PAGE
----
The project owner is the driving force behind a project. Typically, this role will prepare a business case and apply for a budget before a project is set up. As many projects are related to improving services, service owners will often act as project owners.
The security manager is responsible for the service provider's and its customers' security. This includes responsibility for the security of information and data being processed by the service provider.
The service continuity manager is responsible for managing risks that could seriously impact the service provider's services. In particular, this role ensures that the service provider can provide minimum agreed service levels in cases of disaster.
The service design manager is responsible for the detailed specification of the requirements for new or changed services, as well as identifying a suitable approach for their implementation.
The service implementation manager is responsible for coordinating the implementation of new or significantly changed services. In particular, the service implementation manager ensures that all service infrastructure and other required capabilities are properly tested and deployed.
The service improvement manager is responsible for managing improvements to the service provider's range of services. In particular, this role will identify improvement potentials by analyzing service quality reports and performing service reviews.
The service owner holds responsibility for delivering a particular service. In the case of a customer-facing business service, the service owner is responsible for delivering the service as specified in the customer agreement. In the case of supporting services, the service owner will often lead a team of technical specialists or an internal support unit.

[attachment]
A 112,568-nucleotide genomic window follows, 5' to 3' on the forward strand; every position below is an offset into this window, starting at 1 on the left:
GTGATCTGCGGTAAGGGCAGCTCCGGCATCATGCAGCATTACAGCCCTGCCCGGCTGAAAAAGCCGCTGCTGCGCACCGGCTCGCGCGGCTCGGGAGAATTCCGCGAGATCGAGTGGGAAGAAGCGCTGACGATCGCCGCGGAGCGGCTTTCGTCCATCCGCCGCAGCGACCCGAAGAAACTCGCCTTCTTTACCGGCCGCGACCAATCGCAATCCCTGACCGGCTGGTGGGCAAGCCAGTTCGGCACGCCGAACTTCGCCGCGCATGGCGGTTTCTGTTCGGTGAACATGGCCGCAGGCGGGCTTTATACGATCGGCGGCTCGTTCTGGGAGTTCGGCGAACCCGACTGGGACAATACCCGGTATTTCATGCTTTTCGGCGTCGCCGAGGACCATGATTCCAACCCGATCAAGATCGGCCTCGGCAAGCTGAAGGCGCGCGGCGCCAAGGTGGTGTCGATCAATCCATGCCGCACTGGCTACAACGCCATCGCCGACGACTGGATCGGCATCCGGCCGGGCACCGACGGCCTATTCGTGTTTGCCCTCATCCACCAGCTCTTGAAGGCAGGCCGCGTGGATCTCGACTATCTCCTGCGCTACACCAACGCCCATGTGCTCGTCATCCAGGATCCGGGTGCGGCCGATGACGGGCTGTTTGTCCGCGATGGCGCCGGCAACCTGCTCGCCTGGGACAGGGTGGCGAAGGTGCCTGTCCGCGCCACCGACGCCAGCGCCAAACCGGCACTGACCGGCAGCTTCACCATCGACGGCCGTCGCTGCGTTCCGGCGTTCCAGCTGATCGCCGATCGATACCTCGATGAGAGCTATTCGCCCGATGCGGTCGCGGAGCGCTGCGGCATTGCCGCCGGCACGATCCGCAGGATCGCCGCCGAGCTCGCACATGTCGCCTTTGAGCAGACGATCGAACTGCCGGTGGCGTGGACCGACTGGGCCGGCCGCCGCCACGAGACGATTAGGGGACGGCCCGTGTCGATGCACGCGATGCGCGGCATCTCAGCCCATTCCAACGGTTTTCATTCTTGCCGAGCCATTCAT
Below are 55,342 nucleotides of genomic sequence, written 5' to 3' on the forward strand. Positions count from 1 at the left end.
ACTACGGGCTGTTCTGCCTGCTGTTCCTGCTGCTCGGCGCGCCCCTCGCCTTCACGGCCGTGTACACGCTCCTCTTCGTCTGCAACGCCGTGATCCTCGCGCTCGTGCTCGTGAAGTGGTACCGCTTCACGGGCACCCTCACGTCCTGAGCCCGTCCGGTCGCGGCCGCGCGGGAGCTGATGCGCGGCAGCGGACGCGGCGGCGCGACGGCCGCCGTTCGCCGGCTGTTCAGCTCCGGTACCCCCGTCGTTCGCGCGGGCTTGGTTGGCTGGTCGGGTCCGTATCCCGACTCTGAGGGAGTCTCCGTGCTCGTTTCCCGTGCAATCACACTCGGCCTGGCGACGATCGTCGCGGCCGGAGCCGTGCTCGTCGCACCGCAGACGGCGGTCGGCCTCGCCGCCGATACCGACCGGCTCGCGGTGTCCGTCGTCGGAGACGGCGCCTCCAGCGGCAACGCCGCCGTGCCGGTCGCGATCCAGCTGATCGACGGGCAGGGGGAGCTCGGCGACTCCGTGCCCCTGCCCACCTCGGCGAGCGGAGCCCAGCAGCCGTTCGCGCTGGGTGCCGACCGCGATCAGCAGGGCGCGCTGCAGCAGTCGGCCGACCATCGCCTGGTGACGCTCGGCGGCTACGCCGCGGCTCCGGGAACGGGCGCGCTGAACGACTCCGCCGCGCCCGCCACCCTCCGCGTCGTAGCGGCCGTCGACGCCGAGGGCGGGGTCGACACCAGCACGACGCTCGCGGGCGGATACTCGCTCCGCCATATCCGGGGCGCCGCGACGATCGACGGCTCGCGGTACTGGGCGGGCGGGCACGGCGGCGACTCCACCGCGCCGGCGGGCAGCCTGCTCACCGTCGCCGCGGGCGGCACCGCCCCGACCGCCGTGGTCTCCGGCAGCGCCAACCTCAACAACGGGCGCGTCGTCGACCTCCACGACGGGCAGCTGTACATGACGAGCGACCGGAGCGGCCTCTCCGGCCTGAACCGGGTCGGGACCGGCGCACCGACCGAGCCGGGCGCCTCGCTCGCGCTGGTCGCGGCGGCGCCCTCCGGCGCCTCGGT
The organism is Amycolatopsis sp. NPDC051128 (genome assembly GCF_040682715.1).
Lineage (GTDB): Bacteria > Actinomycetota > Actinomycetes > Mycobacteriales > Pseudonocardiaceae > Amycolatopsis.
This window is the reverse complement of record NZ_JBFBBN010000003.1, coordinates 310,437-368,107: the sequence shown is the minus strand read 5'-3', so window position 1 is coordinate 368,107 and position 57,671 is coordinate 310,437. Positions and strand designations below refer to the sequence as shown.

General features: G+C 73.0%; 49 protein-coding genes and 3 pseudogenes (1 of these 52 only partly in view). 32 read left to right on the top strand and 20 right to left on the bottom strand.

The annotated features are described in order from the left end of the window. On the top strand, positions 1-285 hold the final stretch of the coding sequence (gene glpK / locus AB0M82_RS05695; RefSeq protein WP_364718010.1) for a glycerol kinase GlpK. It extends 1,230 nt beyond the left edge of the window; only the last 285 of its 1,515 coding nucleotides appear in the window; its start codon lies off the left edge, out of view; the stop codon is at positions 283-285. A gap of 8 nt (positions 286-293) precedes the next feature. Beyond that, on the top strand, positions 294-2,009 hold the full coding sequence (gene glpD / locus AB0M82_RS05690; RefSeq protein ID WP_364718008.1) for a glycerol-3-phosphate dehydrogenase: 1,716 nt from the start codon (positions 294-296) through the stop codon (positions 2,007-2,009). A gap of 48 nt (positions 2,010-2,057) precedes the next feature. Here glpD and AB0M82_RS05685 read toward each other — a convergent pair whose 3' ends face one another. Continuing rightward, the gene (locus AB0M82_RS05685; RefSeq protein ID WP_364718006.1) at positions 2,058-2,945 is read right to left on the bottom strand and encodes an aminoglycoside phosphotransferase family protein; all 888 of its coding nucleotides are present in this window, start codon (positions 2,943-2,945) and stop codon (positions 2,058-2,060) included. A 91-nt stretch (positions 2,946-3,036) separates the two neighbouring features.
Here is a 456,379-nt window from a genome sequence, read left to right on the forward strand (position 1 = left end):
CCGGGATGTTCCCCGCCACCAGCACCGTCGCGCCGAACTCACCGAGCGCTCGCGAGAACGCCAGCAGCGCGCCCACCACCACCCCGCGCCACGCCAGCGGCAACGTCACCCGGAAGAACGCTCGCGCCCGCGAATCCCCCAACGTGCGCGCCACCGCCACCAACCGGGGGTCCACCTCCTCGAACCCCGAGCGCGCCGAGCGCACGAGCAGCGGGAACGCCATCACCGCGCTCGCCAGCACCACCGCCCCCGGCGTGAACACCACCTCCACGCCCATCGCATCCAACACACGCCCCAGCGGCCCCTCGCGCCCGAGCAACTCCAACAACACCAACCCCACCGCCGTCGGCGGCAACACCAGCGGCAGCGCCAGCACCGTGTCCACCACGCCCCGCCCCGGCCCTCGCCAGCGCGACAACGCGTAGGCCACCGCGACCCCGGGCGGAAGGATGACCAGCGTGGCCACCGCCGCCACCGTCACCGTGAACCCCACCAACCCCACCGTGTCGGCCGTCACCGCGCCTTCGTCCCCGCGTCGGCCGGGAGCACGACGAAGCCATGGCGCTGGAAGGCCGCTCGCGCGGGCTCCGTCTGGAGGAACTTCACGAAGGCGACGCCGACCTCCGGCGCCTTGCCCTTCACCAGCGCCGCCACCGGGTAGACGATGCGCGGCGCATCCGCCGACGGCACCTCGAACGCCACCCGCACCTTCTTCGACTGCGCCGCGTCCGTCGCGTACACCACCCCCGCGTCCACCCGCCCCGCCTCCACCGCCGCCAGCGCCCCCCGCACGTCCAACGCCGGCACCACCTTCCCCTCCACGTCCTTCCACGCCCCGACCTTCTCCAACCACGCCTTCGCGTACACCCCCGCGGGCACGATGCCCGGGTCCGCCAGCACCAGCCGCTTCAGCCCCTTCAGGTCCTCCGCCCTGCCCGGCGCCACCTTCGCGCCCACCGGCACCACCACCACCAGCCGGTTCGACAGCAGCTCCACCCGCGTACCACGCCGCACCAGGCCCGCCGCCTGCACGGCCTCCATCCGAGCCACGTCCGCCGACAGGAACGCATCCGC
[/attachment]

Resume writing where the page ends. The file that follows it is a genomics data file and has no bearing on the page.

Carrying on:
The service portfolio manager is responsible for managing the service provider's range of services. This includes making sure that the information in the service portfolio and any service definitions are accurate and up-to-date. The service portfolio manager will also support the steering group during strategic assessments of the service portfolio.
Service request fulfillment groups specialize in the fulfillment of certain types of service requests. Typically, 1st level support will process simpler requests, while others are forwarded to the specialized fulfillment groups.
The service strategy manager supports the steering group in producing and maintaining the service provider's strategy. This role is also responsible for communicating and implementing the service strategy.
The SMS manager is responsible for setting up and maintaining the service management system. This role plays a key part in managing the service management processes and policies, ensuring that all elements of the SMS cooperate in a seamless way to achieve the service provider's objectives.
The steering group sets the direction and strategy for the service provider. It typically consists of members of top and middle-level management. The steering group has ultimate responsibility for the range of services offered by the service provider. As such, it also authorizes initiatives for the introduction of new or the enhancement of existing services. It is important that the steering group has real authority to take decisions.
The supplier manager is responsible for ensuring that value for money is obtained from all suppliers. This role makes sure that the contracts with external suppliers support the service provider's needs, and that all suppliers meet their contractual commitments.
The technical domain expert provides technical expertise and support in various service management processes. There is typically one expert or team of experts for every key technology area or type of application or system. This role plays an important part in the technical aspects of designing, testing, operating and improving services.